By Keegan Hamilton
By Albert Samaha
By Village Voice staff
By Tessa Stuart
By Albert Samaha
By Steve Weinstein
By Devon Maloney
By Tessa Stuart
Q: I'm planning this long trip through Southeast Asia, and I'd like to haul a laptop along for journal keeping, digital photos, and the occasional e-mail. I'd take my Dell Inspiron, but I'm worried it won't survive the bumps and bruises. Can you recommend a machine that's up to the task?
The downside of today's cheapo laptops is that they're not built to lastlots of flimsy latches and ill-protected screens. There are some specialty models around, known as rugged laptops, that are designed to weather the worst. But if you'd rather not pay too dear a price, you can probably make out OK with a mainstream option that's built more like a brick than a wafer.
If the phrase "ruggedized laptop" rings a bell, that's because a zillion newspaper stories paid homage to such computers during the invasion of Iraq. Our soldiers need the hardiest laptops imaginable, and they zoomed toward Baghdad carrying hardware that's tougher than month-old Tater Tots. Military laptops must conform to a certain set of specs, known in Pentagonese as MIL-STD-810F. Basically, if it can't survive being frozen, dropped, broiled, and soaked, it can't go in G.I. Joe's knapsack.
You needn't be an enlisted man to own such a robust laptop, though you will need a healthier-than-average checking account. One military favorite is Itronix's GoBook (itronix.com), especially the "ultra-rugged" GoBook Max. Unless you're planning to wade into pools of caustic chemicals, however, the Max is probably overkill, and a plain ol' Go-Book will suit you fine. Regardless of how low-end a GoBook you settle for, though, it's going to set you back over $4,000.
A more reasonable ruggedized pick is Panasonic's ToughBook (panasonic.com). Try scrounging around the online shops for the ToughBook T1, which weighs less than 2.5 pounds yet can survive the worst that the Laotian jungle has to offer. Ten minutes of surfing was all it took for Mr. Roboto to stumble upon a sub-$1,300 gem from thenerds.net.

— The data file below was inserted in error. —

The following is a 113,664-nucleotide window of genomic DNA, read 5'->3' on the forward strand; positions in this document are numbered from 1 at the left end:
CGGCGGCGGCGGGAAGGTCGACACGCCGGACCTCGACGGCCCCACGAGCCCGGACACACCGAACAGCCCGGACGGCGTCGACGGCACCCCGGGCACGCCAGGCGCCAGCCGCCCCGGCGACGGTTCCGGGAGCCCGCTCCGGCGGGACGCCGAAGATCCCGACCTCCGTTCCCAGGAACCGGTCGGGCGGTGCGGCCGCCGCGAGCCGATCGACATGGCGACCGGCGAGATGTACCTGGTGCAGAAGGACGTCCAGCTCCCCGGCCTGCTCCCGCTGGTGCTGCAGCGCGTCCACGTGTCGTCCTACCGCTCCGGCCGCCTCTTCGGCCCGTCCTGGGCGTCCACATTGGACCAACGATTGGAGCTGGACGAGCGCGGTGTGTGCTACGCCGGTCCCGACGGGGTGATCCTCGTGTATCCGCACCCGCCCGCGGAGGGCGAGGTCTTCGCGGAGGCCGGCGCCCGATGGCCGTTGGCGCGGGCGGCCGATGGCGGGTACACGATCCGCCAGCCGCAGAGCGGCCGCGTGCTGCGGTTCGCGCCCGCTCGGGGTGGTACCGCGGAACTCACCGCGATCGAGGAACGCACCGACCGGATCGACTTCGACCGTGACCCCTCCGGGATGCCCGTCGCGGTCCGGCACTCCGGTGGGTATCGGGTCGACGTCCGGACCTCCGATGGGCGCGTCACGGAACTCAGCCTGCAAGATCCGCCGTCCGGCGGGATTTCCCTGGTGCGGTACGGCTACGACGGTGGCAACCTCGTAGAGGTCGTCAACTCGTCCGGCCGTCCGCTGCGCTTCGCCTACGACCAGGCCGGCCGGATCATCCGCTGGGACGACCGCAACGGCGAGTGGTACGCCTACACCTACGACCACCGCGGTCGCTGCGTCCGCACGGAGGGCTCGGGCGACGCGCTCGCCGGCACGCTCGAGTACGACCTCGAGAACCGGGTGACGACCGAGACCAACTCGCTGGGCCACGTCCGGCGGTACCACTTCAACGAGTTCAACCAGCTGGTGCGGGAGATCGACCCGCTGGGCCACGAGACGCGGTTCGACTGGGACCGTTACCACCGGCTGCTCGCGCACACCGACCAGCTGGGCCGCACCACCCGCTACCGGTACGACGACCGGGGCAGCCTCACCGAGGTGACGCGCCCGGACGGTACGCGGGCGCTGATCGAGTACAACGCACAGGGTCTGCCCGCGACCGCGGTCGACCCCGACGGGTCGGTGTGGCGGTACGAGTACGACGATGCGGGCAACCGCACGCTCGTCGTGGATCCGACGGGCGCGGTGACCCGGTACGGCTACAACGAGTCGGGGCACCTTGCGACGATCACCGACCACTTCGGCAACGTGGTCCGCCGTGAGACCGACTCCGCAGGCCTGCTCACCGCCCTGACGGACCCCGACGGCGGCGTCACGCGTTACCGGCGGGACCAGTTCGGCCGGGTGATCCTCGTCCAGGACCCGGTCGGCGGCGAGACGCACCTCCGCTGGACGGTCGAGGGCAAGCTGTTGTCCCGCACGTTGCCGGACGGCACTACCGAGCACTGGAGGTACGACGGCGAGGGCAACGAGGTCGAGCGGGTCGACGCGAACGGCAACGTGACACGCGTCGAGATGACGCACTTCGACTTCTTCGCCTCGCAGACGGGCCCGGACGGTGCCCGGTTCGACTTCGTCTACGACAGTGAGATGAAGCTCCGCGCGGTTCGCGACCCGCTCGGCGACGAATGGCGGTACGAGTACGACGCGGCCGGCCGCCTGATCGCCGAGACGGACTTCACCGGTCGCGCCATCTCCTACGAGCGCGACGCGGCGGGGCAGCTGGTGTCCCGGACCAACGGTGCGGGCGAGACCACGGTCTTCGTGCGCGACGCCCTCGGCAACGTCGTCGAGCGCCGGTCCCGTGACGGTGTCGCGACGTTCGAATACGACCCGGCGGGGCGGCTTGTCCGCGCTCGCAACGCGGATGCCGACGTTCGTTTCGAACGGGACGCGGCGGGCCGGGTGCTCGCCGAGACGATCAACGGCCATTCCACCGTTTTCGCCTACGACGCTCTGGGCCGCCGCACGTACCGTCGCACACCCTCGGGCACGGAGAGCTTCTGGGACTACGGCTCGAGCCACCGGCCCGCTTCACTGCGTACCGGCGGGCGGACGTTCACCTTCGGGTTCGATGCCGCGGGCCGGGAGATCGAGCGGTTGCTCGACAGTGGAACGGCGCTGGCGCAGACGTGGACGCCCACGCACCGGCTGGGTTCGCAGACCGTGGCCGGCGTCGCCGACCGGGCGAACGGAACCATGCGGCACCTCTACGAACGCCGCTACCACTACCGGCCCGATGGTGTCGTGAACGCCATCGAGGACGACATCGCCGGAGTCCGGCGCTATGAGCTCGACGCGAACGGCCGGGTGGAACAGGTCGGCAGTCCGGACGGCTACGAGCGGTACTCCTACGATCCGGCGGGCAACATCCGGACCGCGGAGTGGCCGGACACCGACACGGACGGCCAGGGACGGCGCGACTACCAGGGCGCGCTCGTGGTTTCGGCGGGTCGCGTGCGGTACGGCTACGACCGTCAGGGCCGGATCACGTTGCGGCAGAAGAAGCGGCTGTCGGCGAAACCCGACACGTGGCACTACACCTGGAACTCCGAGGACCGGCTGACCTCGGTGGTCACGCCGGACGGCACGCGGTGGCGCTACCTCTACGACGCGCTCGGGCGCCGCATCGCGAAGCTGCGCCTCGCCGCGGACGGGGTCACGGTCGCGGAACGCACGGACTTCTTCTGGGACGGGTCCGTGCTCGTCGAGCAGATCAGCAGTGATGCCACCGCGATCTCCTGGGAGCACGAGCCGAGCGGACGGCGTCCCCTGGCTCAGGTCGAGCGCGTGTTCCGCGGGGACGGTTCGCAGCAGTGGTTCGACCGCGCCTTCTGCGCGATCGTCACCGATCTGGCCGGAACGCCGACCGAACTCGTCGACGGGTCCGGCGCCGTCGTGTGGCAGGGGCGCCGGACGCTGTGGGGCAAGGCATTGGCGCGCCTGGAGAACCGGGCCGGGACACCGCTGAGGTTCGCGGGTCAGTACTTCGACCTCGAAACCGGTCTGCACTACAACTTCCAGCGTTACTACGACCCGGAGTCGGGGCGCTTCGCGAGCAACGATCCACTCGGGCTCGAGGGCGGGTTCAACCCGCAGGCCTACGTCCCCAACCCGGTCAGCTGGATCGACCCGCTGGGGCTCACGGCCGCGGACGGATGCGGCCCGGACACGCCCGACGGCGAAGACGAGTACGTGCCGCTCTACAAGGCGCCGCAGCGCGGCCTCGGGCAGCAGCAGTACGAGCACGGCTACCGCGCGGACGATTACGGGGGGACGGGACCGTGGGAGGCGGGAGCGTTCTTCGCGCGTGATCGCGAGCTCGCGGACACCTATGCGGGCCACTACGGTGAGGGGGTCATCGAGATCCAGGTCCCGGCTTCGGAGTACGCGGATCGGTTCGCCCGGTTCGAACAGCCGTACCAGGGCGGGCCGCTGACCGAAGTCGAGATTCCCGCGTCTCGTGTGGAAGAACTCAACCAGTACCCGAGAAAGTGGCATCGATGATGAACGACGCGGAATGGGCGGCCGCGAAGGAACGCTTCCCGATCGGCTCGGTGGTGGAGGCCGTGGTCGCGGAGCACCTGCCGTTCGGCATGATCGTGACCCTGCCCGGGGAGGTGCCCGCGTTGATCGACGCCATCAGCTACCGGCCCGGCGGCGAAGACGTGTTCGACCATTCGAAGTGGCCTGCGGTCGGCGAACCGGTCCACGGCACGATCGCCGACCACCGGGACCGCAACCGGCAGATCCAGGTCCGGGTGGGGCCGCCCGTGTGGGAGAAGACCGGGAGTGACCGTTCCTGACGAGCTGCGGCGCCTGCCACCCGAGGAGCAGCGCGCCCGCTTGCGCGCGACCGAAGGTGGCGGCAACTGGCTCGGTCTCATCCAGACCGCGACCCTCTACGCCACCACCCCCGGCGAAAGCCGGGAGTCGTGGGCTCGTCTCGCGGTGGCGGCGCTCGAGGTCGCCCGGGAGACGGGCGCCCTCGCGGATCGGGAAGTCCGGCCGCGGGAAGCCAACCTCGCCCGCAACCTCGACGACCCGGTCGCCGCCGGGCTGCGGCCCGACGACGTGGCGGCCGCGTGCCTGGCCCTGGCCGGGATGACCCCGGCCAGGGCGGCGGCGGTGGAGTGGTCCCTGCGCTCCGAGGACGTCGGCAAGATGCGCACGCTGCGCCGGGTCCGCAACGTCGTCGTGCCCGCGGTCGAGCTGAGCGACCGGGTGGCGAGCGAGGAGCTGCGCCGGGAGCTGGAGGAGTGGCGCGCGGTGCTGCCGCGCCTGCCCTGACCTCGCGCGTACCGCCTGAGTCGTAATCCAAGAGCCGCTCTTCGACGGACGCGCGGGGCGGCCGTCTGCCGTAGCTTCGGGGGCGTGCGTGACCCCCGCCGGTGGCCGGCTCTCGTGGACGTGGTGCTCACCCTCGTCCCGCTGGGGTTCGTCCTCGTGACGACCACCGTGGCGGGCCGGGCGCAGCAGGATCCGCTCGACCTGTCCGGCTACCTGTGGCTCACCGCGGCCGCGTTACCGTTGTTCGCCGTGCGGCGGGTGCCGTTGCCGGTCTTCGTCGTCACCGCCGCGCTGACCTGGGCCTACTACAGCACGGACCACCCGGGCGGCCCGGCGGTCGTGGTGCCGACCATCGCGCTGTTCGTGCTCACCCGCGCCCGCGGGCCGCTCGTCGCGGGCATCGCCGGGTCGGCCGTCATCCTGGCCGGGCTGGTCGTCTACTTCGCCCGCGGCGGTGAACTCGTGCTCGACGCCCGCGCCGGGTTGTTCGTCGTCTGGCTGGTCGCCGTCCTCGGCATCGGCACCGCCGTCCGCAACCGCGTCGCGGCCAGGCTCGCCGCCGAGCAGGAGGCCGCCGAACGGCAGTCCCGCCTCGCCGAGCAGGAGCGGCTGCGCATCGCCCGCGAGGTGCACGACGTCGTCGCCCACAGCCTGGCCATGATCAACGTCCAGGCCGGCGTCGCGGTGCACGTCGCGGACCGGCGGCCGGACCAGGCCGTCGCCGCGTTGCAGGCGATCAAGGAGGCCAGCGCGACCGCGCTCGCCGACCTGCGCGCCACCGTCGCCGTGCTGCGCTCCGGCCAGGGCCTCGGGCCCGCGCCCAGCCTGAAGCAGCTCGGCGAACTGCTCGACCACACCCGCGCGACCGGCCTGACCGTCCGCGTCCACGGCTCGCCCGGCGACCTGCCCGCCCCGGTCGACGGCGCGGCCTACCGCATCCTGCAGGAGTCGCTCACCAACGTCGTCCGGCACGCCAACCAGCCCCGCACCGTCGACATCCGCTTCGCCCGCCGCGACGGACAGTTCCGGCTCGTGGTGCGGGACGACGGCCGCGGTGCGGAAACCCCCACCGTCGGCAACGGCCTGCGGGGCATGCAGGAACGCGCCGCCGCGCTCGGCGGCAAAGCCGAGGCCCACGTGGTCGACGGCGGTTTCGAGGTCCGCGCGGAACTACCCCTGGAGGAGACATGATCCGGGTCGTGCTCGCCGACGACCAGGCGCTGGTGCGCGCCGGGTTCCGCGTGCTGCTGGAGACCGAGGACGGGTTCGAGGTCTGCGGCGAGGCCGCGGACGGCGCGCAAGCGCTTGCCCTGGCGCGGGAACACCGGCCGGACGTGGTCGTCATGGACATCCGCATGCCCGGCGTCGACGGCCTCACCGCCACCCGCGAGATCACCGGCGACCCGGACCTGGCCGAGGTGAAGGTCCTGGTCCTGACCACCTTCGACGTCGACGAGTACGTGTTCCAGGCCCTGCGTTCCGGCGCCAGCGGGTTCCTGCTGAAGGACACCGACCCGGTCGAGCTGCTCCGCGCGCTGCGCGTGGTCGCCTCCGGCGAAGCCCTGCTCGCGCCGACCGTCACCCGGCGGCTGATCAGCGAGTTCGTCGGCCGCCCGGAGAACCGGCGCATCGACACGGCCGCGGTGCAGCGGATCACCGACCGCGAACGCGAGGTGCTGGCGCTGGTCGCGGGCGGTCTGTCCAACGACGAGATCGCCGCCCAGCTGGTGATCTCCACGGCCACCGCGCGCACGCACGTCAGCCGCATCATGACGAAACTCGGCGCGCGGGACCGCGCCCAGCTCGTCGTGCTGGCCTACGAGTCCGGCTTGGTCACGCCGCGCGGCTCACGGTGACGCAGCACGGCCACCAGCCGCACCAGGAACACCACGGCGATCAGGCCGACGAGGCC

OK, let's get super-geeky for a sec here, a'ight? If you're really serious about toting around a troop-worthy computer, the number to look for on the specs list is the IP rating. Short for "ingress protection," this is the number that tells you how well the laptop handles being inundated with dust (the first digit, on a scale of 1 to 6) and liquids (the second digit, 1 to 8). So an IP rating of 68's as hard as they come, while an 11 is the digital equivalent of the 98-pound weakling.
But know what? You needn't necessarily go the ruggedized route. Believe it or not, there are plenty of mainstream buys out there that'll likely survive your exotic quest, especially some secondhand models. Given your modest computing requirements while on the road, an older laptop could suit you fine. An older machine might even be built a tad more sturdily than its present-day kin, which put an accent on price and sleekness rather than stoutness.
A perfect example is the Toshiba Satellite line, circa 1997-2000. Yes, there were some problems with the floppy drives, though they can be fixed with a freely downloadable firmware upgrade. But the hard plastic casing is tough to crack, let alone scratch, and the screens are bordered by similarly durable material. Mr. Roboto lugged a Toshiba Satellite Pro 445CDT to Greenland in 2000, and it lived to tell the tale. He'd be loath to attempt the same feat with his beloved Sony VAIO PCG-GR390, which lacks the Toshiba's squat build.
WinBook's laptops (winbook.com) are renowned for resilience, having passed several of PC Computing's "Notebook Torture Tests" with flying colors; the X4, in particular, is known as a silicon soldier. The IBM ThinkPad T23 was tops last year, and it's a Mr. Roboto pick if only for its classic "eraserhead" mouse.
Remember, all the armor plating in the world ain't worth a rat's patoot if you lose the thing on the Plain of Jars. So the advice here is to bring along some backup CDs, and e-mail your journal entries to yourself or a loved one whenever possible. That way, should a computing disaster strike, all those precious memories of bumming around will be preserved. Oh, and send Mr. Roboto a nice souvenir. Preferably something made of tungsten.
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